Young people’s awareness of appropriate strategies to combat stranger-danger make contact with participants in these spaces an ethical minefield. Parents and educators highlight the dangers of talking to strangers. It has been argued that the dangers presented by strangers in Web 2.0 environments are exaggerated because most adolescents are not interested in interacting with strangers (Livingstone, 2006) and most strangers are not dangerous (Boyd, 2008). Nevertheless, there is danger in researchers encouraging adolescents to interact with strangers, because it clouds general guidelines for safety. The participant has no way of verifying in their digital space the authenticity of researchers and that their intentions are honorable. This ambiguity might make them relax their guard against strangers and become more vulnerable to approaches by others with inappropriate motivations.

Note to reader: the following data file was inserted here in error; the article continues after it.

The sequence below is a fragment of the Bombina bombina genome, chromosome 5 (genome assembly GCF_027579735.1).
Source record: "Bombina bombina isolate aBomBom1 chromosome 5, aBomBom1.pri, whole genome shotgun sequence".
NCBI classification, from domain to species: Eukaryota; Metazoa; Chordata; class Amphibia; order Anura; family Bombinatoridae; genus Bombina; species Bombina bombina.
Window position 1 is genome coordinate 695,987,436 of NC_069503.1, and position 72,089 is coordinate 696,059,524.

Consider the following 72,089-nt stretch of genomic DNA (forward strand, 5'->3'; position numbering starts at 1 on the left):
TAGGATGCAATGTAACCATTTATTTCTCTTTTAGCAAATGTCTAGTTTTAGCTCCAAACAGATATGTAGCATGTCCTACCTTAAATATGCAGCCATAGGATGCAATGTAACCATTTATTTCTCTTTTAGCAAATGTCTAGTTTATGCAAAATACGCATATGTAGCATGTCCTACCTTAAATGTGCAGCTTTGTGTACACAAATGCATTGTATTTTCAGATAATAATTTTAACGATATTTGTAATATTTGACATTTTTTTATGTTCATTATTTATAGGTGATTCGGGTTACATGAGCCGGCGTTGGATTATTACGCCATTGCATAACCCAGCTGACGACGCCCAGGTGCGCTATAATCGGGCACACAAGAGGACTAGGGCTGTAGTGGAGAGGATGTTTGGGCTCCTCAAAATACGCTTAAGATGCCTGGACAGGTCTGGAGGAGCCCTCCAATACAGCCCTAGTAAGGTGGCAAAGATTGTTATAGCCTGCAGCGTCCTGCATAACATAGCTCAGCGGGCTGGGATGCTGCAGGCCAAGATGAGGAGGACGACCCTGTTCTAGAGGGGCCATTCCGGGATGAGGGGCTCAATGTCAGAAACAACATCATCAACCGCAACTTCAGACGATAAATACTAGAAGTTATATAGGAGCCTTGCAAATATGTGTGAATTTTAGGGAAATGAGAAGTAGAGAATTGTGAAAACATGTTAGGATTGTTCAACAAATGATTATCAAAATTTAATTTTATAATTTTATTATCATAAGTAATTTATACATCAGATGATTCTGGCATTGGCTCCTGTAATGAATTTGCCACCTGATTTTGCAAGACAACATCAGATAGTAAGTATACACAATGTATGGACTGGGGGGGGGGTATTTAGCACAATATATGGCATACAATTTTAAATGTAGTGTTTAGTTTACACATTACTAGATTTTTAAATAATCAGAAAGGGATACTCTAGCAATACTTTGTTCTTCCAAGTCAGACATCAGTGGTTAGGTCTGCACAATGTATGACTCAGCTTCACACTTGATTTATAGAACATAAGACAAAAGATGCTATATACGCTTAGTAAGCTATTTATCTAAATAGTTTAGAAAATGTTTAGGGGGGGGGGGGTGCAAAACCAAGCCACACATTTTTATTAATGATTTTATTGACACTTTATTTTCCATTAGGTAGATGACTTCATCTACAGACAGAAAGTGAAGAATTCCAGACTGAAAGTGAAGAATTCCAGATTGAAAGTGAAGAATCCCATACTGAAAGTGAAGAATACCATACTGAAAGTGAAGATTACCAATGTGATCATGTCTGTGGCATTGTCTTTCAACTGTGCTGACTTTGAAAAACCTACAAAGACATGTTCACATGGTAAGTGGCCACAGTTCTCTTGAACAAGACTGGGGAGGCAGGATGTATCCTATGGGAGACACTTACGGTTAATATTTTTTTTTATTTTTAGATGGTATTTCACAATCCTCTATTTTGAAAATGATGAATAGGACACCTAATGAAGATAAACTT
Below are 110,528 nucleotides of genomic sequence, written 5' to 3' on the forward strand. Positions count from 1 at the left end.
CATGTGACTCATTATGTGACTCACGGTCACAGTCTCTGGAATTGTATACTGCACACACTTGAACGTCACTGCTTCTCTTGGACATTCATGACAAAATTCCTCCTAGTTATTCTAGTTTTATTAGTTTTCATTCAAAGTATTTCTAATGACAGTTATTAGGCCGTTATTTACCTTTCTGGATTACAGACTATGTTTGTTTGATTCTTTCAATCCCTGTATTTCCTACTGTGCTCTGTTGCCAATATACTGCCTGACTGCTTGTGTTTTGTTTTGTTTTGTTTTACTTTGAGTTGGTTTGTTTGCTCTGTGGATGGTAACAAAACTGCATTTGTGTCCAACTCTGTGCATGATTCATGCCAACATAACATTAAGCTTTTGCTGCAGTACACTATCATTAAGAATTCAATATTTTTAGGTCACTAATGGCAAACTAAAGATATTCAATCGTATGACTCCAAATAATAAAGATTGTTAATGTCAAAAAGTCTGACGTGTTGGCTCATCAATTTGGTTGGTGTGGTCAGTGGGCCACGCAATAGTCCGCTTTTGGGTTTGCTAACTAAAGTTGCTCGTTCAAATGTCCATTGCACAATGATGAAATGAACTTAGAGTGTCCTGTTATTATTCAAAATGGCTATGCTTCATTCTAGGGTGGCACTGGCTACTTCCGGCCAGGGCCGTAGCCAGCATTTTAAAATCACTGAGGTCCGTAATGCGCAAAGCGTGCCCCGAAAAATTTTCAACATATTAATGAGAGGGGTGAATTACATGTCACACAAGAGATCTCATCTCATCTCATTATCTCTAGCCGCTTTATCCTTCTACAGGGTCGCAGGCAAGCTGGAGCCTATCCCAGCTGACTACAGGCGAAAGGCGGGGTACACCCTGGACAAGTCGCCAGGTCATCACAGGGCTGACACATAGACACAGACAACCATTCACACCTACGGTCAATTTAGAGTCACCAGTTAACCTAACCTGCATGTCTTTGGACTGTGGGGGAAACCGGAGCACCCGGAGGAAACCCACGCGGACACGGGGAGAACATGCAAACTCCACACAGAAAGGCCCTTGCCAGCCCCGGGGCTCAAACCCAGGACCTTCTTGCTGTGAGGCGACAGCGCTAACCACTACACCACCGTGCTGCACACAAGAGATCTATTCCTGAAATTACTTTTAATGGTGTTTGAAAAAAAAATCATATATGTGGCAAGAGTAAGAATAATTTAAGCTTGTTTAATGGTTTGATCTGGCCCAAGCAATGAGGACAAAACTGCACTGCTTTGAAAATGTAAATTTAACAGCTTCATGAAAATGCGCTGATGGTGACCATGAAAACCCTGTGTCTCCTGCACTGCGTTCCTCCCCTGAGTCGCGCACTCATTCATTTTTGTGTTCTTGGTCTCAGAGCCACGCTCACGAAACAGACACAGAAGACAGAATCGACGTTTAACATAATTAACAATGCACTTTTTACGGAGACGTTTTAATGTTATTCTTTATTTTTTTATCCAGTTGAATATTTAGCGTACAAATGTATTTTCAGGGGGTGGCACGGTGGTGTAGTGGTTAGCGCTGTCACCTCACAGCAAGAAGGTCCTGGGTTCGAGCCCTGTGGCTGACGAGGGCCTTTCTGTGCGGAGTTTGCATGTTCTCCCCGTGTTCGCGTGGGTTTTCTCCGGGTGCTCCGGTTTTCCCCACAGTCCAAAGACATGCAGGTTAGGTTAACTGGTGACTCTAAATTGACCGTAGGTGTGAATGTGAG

An important point that differentiates research in this area from other ethnographies is that online contexts are more likely to involve subjects from different countries bounded by different jurisdictions. Researchers need to be aware of and updated on the constantly changing laws and sometimes ambiguous requirements. The issue of confidentiality and the blurred line between private and public spaces on the Internet present new challenges to ethnographic researchers: “Are participants in this environment best understood as ‘subjects’ … or as authors whose texts/artifacts are intended as public?” (Ess & AoIR, 2002, p. 7). Ethical problems inherent in digital ethnography cannot be solved by simply ensuring confidentiality in reporting. Given these ethical challenges, future studies should contribute to new directions in the formulation of ethical guidelines associated with digital ethnography.